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Robert Mapplethorpe was born in 1946 in Floral Park, Queens. In 1963, he enrolled at an Institute in nearby Brooklyn, where he studied drawing, painting, and sculpture. He was Influenced by artists such as Joseph Cornell and Marcel Duchamp, he also experimented with various materials in mixed-media collages, including images cut from books and magazines. Mapplethorpe quickly found satisfaction taking Polaroid photographs.
Two years later he acquired a Hasselblad medium-format camera and began shooting his circle of friends and acquaintances—artists, musicians, socialites and pornographic film star. Its been said that his work was inspired by his sexuality. He also worked on commercial projects, creating album cover art for Patti Smith and Television.
In the late 70s, Mapplethorpe grew increasingly interested in documenting the New York S & M scene. The resulting photographs are shocking for their content and remarkable for their technical and formal mastery. Mapplethorpe told ART news in late 1988, "I don't like that particular word 'shocking.' I'm looking for the unexpected. I'm looking for things I've never seen before … I was in a position to take those pictures. I felt an obligation to do them.”
Throughout the 80s, Mapplethorpe produced a bevy of images that simultaneously challenge and adhere to classical aesthetic standards: stylized compositions of male and female nudes, delicate flower still life's, and studio portraits of artists and celebrities, to name a few of his preferred genres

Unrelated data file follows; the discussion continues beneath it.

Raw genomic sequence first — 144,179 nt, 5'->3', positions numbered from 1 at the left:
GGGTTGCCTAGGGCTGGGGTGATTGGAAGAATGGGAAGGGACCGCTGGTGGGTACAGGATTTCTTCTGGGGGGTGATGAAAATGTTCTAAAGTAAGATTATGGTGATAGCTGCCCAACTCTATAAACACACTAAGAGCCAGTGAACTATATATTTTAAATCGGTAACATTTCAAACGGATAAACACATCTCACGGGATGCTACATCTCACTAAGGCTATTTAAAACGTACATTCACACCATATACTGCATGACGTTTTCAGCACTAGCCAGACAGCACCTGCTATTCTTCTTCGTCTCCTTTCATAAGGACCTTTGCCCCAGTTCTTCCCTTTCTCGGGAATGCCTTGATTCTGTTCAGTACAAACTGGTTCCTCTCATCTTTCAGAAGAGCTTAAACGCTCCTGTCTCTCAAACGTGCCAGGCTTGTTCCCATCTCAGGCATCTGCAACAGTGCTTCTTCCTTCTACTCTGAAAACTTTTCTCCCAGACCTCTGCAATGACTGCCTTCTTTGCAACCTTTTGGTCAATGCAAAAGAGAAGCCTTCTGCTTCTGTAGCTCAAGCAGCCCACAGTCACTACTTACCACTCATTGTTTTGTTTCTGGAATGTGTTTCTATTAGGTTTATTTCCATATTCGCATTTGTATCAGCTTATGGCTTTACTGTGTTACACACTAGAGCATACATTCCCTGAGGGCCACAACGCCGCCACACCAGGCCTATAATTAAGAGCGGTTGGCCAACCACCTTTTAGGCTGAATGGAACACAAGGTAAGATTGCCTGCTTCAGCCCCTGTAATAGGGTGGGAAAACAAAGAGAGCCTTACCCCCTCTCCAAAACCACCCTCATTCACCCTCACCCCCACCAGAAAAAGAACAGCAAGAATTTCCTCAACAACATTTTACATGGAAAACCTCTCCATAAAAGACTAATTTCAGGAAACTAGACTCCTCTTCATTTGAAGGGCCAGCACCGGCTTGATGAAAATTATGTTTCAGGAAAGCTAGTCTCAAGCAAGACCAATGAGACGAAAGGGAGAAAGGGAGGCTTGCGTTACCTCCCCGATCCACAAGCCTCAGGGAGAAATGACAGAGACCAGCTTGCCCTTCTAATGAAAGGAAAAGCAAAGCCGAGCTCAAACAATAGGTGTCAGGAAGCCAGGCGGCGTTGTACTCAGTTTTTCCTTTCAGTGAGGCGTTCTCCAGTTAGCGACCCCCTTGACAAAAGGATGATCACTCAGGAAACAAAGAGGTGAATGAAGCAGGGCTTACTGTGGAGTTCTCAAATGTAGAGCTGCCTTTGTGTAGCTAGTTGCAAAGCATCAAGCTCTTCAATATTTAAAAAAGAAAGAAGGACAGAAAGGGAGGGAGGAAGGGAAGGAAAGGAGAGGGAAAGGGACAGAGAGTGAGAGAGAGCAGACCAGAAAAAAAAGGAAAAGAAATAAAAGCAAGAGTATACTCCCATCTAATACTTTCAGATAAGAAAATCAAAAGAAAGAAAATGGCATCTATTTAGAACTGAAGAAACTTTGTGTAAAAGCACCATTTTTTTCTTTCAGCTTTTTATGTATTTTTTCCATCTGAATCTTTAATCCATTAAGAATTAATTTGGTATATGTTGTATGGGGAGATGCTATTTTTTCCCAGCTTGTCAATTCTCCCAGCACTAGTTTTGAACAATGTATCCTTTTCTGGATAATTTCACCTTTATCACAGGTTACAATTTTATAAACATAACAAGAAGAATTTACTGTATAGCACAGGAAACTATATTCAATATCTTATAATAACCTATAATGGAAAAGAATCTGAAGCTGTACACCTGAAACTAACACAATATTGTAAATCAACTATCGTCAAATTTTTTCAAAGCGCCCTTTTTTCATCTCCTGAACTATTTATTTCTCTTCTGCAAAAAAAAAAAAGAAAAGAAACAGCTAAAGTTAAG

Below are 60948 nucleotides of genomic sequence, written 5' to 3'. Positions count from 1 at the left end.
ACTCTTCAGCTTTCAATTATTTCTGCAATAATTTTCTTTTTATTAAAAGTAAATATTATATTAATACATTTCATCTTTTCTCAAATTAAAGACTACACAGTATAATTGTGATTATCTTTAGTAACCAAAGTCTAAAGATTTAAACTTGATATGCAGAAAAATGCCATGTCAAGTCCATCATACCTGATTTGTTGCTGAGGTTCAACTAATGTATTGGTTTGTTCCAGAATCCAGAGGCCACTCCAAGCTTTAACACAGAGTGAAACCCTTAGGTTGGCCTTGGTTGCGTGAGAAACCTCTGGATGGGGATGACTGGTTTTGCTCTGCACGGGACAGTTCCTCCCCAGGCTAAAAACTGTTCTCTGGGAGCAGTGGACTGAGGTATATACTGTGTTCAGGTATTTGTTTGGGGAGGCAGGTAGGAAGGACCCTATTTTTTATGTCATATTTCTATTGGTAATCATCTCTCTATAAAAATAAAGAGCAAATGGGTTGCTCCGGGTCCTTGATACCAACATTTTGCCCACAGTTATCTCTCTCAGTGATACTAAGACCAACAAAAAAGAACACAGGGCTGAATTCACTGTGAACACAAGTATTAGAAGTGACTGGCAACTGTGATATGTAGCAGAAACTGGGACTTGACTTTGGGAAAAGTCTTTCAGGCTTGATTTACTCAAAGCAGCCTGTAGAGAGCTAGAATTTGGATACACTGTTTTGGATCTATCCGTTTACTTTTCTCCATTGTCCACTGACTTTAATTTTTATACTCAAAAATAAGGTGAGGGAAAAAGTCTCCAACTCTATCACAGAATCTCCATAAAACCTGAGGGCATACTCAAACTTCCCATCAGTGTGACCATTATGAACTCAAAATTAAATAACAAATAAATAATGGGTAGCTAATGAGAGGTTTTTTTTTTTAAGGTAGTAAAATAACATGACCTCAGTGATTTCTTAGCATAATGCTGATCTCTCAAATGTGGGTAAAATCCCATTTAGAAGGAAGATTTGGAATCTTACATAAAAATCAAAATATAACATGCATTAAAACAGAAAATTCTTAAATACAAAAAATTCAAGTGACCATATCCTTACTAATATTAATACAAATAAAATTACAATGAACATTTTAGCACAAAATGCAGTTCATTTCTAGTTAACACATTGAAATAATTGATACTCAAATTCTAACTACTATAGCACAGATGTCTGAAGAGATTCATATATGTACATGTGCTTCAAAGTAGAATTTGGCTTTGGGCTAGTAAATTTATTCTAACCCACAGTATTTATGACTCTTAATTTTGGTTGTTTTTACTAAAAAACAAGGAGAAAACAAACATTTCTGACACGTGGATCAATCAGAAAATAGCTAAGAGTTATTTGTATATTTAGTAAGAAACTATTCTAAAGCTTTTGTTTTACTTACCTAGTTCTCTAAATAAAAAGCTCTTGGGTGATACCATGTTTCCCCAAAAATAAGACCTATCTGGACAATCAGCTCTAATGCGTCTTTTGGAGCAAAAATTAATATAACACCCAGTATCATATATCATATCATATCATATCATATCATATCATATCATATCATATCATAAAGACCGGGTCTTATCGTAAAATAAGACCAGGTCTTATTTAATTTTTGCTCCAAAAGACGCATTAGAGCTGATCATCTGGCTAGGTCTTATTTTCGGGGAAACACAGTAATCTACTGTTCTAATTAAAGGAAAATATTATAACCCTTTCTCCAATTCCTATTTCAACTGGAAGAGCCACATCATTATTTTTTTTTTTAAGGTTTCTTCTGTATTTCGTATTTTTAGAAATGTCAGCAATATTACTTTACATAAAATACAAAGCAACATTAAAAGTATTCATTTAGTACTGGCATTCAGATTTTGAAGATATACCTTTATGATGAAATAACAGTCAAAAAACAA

In 1986, he was diagnosed with AIDS. He died in 1989.
Here is a self portrait of Robert Mapplethorpe, this photo is a very well known photo of his because it was taken just before he died. Its been said that he took this photo to symbolize him dying.
This image makes me think of him dying, I think this is because when I first looked at this photo my eyes were draw to the skeleton in his hand. So he must of made his hand in more focus then his face which is looks like its almost floating in the background, which reminds me of ghosts.
I think that the lighting In this photo is from a studio light, and that the light was from his left hand side as you can see the shadows on his right side of his face.
The composition in this photo is interesting because two corners have the objects in (his face and the skeleton/hand) and the other two corners are just plain black.
Here is another self portrait of Robert Mapplethorpe. When I first saw this image I thought of the war, soldiers and fighting. I think this is because Robert Mapplethorpe was gay and wanted to show that even if he isn't straight he can still fight and stand up for his country. When I first looked at this photo I was drawn to the gun in his hand, this is the most focused part of the photo, I think he has focused the gun more then the rest of the photo as it shows he's serious about fighting for what he believes in. His photo expression also links to him being serious, as he isn't smiling he's looking very determined and almost scary. The composition of this photo is interesting because the star shape in the background makes you drawn to the centre which is where Mapplethorpe is standing.